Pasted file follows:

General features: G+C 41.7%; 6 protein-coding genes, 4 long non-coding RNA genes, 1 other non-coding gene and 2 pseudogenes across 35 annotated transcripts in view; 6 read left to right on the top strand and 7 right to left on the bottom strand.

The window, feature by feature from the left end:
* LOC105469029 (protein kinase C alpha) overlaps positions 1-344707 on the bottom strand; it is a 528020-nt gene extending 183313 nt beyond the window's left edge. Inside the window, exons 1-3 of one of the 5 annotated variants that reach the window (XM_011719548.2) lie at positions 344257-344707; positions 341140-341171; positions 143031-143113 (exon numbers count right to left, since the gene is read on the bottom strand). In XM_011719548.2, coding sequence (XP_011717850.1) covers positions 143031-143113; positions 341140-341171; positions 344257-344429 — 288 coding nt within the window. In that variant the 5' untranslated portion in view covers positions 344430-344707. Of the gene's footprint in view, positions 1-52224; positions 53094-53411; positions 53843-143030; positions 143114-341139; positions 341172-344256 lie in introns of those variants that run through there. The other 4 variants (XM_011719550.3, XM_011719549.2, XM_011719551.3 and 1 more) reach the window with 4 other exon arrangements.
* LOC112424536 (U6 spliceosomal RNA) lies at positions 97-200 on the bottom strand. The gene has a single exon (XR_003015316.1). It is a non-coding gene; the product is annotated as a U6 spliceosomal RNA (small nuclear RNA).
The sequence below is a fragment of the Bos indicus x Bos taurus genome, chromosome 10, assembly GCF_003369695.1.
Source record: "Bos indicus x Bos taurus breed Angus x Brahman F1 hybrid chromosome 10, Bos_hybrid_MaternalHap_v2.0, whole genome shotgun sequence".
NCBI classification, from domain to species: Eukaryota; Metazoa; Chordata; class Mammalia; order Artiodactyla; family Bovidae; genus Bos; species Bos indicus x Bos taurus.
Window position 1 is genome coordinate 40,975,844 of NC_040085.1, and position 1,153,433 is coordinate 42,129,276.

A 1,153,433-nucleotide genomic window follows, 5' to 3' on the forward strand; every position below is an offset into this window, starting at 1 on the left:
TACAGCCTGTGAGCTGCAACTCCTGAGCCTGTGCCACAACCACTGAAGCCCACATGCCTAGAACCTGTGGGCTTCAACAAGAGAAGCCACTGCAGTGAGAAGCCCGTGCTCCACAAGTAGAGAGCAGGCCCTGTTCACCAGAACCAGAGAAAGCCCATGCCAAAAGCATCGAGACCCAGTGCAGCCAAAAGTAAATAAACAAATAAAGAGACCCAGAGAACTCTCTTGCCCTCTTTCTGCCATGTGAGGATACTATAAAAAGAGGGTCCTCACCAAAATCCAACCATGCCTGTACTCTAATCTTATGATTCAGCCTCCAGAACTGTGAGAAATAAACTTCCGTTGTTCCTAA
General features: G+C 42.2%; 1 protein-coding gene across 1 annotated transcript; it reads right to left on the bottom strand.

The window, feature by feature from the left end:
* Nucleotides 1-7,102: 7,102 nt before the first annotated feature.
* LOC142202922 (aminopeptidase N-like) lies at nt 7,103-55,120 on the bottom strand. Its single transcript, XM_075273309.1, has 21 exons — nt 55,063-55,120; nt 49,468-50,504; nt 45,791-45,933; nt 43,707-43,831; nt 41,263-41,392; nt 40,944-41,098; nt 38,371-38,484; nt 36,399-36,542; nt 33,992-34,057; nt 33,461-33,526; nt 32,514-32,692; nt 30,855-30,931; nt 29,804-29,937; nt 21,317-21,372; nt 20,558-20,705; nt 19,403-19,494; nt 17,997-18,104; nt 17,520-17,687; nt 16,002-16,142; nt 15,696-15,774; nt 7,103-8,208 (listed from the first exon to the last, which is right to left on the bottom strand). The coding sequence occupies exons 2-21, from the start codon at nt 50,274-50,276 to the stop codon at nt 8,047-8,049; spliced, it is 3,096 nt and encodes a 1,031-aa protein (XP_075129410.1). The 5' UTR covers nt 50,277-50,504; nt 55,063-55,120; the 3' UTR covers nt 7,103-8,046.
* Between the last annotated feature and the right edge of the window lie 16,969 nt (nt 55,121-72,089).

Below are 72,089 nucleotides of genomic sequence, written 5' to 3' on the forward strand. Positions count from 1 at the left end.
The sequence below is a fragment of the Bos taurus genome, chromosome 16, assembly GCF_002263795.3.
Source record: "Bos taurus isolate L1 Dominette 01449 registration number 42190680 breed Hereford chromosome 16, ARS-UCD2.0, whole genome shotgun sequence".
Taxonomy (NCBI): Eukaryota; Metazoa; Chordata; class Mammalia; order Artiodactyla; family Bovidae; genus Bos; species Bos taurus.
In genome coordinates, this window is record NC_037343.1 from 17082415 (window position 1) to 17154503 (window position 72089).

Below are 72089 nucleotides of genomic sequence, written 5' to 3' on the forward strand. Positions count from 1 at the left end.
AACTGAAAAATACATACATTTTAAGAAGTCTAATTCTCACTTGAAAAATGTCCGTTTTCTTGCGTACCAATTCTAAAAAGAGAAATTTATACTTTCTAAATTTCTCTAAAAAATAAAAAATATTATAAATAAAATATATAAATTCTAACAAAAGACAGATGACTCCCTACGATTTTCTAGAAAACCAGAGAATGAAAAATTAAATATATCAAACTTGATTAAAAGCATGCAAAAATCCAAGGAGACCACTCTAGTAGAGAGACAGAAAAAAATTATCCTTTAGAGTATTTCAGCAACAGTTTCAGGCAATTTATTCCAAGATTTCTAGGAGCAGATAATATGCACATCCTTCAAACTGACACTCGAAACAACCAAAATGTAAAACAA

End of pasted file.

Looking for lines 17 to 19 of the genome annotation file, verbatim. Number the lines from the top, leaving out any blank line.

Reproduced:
The sequence below is a fragment of the Bos taurus genome, chromosome 16, assembly GCF_002263795.3.
Source record: "Bos taurus isolate L1 Dominette 01449 registration number 42190680 breed Hereford chromosome 16, ARS-UCD2.0, whole genome shotgun sequence".
Taxonomy (NCBI): Eukaryota; Metazoa; Chordata; class Mammalia; order Artiodactyla; family Bovidae; genus Bos; species Bos taurus.